A LABORATORY DESIGN EXPERIMENT
PURPOSE: The purpose of this lab is to design simulate, build and test simple band pass filter
using passive components. The experiment is designed to provide the student with skills associated
with preparing and executing design oriented problem with minimum supervision
A filter network is generally designed to pass signals in specific frequency range (pass band) and
reject or attenuate signals whose frequency spectrum is out tside the pass band (stop band). Ideally
we would like to have filter pass frequencies in the range WLO Sw < Whind completely reject
frequencies that are outside this band. However it not possible to design such filter with linear
circuit elements such as capacitors and resistors The characteristics of an ideal (solid) and typical
(dashed) band pass filter are given in Fig. (1).
Figure 1. Band pass filter characteristics (frequency response).
The frequency response of band pass filter can be characterized by the following measures. The
center frequency wo the filter This is the frequency at which the maximum amplitude occurs.
The upper and lower break frequencies or the cutoff frequencies w Loand WHI The cutoff frequency
of the filter is where the amplitude is 1/12 of the maximum value. Then the width of the pass
band. called the bandwidth (BW) of the filter is given by the expression
BW WHI WLO
The design specifications for filters are given in terms of the characteristics of the frequency
response of the filter. The band pass filter that is chosen for this exercise is given in Fig. (2). It
uses cascade of high pass filter (HPF) and low pass filter (LPF) consisting entirely of
capacitors and resistors. The theoretical equations obtained via the chosen circuit can be used
together with the design specifications to find the values of the passive components.
Figure 2. Band-pas: filter
Note that commercially vailable capacitors and resistors take finite set of values. Hence prior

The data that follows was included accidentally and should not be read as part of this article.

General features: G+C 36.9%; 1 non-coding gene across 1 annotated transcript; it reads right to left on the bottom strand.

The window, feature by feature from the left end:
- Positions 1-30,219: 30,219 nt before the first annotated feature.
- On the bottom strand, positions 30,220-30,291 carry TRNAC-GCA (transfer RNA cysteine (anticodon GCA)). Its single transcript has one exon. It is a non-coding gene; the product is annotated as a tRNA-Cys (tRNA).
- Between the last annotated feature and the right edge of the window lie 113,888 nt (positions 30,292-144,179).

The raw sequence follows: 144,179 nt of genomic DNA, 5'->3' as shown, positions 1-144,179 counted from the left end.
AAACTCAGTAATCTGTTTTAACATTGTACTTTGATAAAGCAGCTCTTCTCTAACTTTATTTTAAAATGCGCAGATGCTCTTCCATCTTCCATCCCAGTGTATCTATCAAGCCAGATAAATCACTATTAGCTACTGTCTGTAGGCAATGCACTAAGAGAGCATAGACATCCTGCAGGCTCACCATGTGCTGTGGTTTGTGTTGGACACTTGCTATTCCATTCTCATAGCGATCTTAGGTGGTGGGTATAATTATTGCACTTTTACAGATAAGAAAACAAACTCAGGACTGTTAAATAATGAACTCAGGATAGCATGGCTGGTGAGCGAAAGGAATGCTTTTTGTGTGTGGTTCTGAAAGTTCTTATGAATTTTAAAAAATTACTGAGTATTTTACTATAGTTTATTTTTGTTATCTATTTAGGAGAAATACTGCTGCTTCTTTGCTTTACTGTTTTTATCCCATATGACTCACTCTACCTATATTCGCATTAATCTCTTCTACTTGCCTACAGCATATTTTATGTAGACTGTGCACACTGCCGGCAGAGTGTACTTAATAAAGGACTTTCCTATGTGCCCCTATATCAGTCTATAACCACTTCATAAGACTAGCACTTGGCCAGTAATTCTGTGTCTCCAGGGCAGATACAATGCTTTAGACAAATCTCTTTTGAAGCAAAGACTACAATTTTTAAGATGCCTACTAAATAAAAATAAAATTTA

to constructing the circuit for measurements, one has to approximate the values obtain via
theoretical computations to values that are readily available in the laboratory.
The band pass filter design should consist of the following stages:
A. Theoretical calculations: Design the filter using theoretical equations and the
B. Pspice simulation: Use the design values obtained from the previous step to simulate
the band pass filter characteristics Further fine-tuning of the passive components can
be carried out in this step to obtain the passive component values that provide the exact
C. Measurements: The values obtained via the simulation are used to construct the circuit
in the laboratory and relevant measurements are done to verify the characteristics
obtained via the Pspice simulation. At this stage one has to use readily available
component values in order to construct the circuit.
Design the band-pass filter given in Fig(2) for WLO lower cutof frequency and WH
22n krad/s upper cutoff frequency. Note that the resistor and capacitor values should be chosen
from the range available in the laboratory
The following guidelines can be used to prepare the design report in the standard lab manual
Design your circuit based on the specifications given above for the filter shown in Fig (2). Show
all derivations and calculations used for the design Briefly describe the design approach you have
taken providing any assumptions you have made.
Use Pspice schematics to simulate the results from Stage A and verify that the design specifications
are met. Provide all programs and graphs to support your claims. If the theoretical values obtained
do not provide exact design specifications, describe the method you have used in order to fine-
tune the designed values.
Hint: Use the parametric sweep capability in Pspice to fine-tune the design
Build your circuit using discrete components and verify the designed and simulated values Collect
all relevant data to support any claims you will be making. Briefly describe the measurement
procedure. Use semilog paper or software programs like Excel to plot the frequency response of
All results should be logically ordered in the report and sufficient information should be provided
to support any claims you are making Compare the measured results and the simulated results and
discuss any differences giving reasons.
These solutions may offer step-by-step problem-solving explanations or good writing examples that include modern styles of formatting and construction
of bibliographies out of text citations and references. Students may use these solutions for personal skill-building and practice.
Unethical use is strictly forbidden.
Laboratory 6 report
In this laboratory we have to design a real band pass filter, made of RC components. A band pass filter is made of a high pass filter, followed by a low pass filter.
An ideal band pass filter (or in other words an ideal network filter) allows to pass without attenuation all frequencies in a given range ω_Lo≤ω≤ω_Hi, and rejects totally all other frequencies that are outside this domain.
A real filter does the same thing, but the transitions from total rejection to zero attenuation are not abrupt as for the ideal filter. Usually real frequency filters are made with RC or RL components. They are characterized by a central frequency ω_0 (where the amplitude of the transmitted signal is maximum) and two upper ω_Hi and lower ω_Lo pass frequencies (where the amplitude...